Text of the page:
“BA-ROOOOO! BAA-ROO-ROO-ROOOO!” The distinctive baying comes from a dog hardly big enough to fill a shoebox, with a voice big enough to fill a canyon. It’s Abbe, a beagle belonging to my wife’s uncle and a seasoned rabbit-getter. Of course I might be confusing her with Annie, my brother in-law’s beagle, or even Allie, my wife’s cousin’s beagle. See the pattern? Yeah, it’s hokie, but the dogs all seem to know their names and they all disregard their master’s whistles and yells with equal ambivalence.
We’re in a gulley a hundred yards wide, just filled with the nastiest, thorniest tangle of multiflora rose and briars you’ve ever seen. I’m talking Brer Fox’s nightmare! Yet, this is perfect rabbit habitat and that means we pull up our Carhart overalls, pull on our leather gloves, resign ourselves to getting a face full of scratches and wade into the thicket, eight men abreast.
It’s slow going, with the thorns of every branch seemingly reaching out to stick on your knit cap and flannel jacket. You take a step, shift your gun to the other hand, carefully pull the briars off, peer down through the thicket looking for something to move, take another step and repeat. Who in their right mind would do this for recreation? It’s part of the pride in doing this that there’s a little adversity to the process. Twenty yards to my left there’s the distinctive CRACK! of a four-ten shotgun and the “Thoomp!” of the single-shot gun ejecting its empty shell.
“Did you get him, Paul?” a faceless voice in the thicket yells out.
“Naw.” You can hear the disappointment in the teenager’s voice.
“Well…why not?” jibes his father.
It’s all in good fun and getting ribbed for missing a shot is an expected part of the hunt. It’s not easy with a .410 (pronounced “four-ten”). Although it’s a lighter gun with less kick, you’re throwing a lot less lead, really just a thimble-full, and you need to lead your target just right. The rabbits appear and disappear like phantoms. By the time your mind’s eye tells you it’s for sure a rabbit and not a dog, he’s usually out of sight or down a hole. A single shot four-ten is often a youngster’s first gun and every growing boy dreams of graduating to a twelve gauge someday, like dad has.
“BA-ROOOO!” the dog is back on him. Two shots in close succession boom out as the bunny tears effortlessly through the hollow, a beagle and loads of hot lead close at his heels. I see the dog, and the rabbit, but they’re too close for me to get a shot off and have an acceptable margin of safety. “Coming your way, Denny!” I holler over my left shoulder to the barely visible patch of orange at the top of the hill. But he doesn’t see anything, and the dog runs out of the end of the thicket, looking around left and right furiously like somebody is pulling on her tail. Did the rabbit double back past me? Every man in the hunting party is now looking deep into the thicket, under branches and thorny stumps, jumping up and down on bundles of twigs for the rabbit that has vaporized into thin air, until SNAP! goes the report of a twenty-two out in the open field.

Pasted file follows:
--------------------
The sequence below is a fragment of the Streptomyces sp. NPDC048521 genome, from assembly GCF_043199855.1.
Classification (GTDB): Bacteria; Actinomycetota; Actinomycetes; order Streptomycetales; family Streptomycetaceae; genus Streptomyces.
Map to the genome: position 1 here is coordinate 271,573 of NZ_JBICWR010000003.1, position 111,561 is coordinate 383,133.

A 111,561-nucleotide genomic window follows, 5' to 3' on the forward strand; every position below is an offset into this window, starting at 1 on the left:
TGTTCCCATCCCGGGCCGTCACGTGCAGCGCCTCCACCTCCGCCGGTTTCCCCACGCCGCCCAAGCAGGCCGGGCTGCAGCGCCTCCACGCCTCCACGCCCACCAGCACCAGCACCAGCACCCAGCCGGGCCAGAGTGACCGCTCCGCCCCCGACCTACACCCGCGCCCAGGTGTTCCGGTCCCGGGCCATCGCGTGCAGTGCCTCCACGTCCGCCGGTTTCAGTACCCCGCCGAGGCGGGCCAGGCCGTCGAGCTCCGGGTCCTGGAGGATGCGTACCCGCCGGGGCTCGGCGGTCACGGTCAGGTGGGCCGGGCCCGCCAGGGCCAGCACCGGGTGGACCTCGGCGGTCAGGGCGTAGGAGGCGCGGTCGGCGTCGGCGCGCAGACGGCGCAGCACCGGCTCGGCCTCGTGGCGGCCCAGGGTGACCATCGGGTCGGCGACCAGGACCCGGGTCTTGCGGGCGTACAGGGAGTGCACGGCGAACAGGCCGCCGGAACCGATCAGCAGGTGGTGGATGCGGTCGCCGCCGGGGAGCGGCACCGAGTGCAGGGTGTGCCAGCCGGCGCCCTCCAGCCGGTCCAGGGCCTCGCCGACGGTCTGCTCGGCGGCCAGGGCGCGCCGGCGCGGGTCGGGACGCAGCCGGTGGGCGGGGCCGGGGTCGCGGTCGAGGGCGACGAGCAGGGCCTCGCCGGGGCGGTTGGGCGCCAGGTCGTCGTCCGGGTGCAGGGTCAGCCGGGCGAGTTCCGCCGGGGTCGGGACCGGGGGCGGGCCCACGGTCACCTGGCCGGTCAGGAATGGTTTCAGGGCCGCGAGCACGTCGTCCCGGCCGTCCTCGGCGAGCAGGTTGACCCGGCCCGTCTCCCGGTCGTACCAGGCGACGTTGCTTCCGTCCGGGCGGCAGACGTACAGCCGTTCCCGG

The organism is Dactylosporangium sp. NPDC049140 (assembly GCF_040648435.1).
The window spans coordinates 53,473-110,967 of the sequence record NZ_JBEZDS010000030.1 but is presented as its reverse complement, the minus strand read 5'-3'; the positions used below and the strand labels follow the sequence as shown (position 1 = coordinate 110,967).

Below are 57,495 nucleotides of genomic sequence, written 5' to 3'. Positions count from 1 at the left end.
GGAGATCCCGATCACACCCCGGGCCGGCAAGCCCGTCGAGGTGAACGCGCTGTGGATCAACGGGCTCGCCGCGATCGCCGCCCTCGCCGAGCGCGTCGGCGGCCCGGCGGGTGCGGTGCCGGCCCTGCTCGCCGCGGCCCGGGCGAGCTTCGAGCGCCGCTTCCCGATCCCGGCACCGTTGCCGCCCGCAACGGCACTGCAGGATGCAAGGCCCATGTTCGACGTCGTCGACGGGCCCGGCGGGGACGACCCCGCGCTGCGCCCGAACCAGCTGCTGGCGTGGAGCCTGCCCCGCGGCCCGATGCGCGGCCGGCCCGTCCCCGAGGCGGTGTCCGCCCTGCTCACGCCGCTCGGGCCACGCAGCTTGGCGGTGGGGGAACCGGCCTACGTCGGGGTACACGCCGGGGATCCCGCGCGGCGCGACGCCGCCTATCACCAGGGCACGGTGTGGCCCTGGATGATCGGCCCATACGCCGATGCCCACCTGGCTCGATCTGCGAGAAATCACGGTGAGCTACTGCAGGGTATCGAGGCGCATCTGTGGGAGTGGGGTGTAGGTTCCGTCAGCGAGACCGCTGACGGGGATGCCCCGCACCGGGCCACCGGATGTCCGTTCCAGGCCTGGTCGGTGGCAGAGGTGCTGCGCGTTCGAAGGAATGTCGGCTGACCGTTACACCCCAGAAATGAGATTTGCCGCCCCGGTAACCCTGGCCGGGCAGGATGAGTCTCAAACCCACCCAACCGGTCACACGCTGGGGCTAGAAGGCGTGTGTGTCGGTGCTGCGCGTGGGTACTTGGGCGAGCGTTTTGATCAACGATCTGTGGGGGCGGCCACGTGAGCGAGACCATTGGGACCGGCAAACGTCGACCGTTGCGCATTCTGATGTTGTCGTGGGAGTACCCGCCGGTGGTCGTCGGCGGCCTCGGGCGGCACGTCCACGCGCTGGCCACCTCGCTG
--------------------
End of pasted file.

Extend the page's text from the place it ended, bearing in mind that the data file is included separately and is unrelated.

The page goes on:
Walking between the furrows of corn stubble, my father-in-law has been staying outside the thicket with a bicycle rifle he’s owned since he was a kid, on the odd chance a rabbit might just slip past us and break from cover. We scoffed at the idea, claiming that he just didn’t want to face the thorns like the rest of us blood donors, but who’s laughing now?
We push on down to the end of the thicket and there are many more shots and celebrations before we reach the road at its end. A five gallon bucket full of bunnies, stripped of their fur and soaking before they go in the stew pot bears testament to our diligence and in the end each one of us bags at least one rabbit, even Paul. Then there’s a call from the porch of the farm house, breakfast is on the table and we group of happy hunters must break up to our various days’ work at the office, or dropping kids off at school, some have cows to milk and chores to do, and some of us have to go back out and look for Annie who ran off behind the dairy. It’s true what they say about beagles, you hunt for them twice as much as you hunt with them.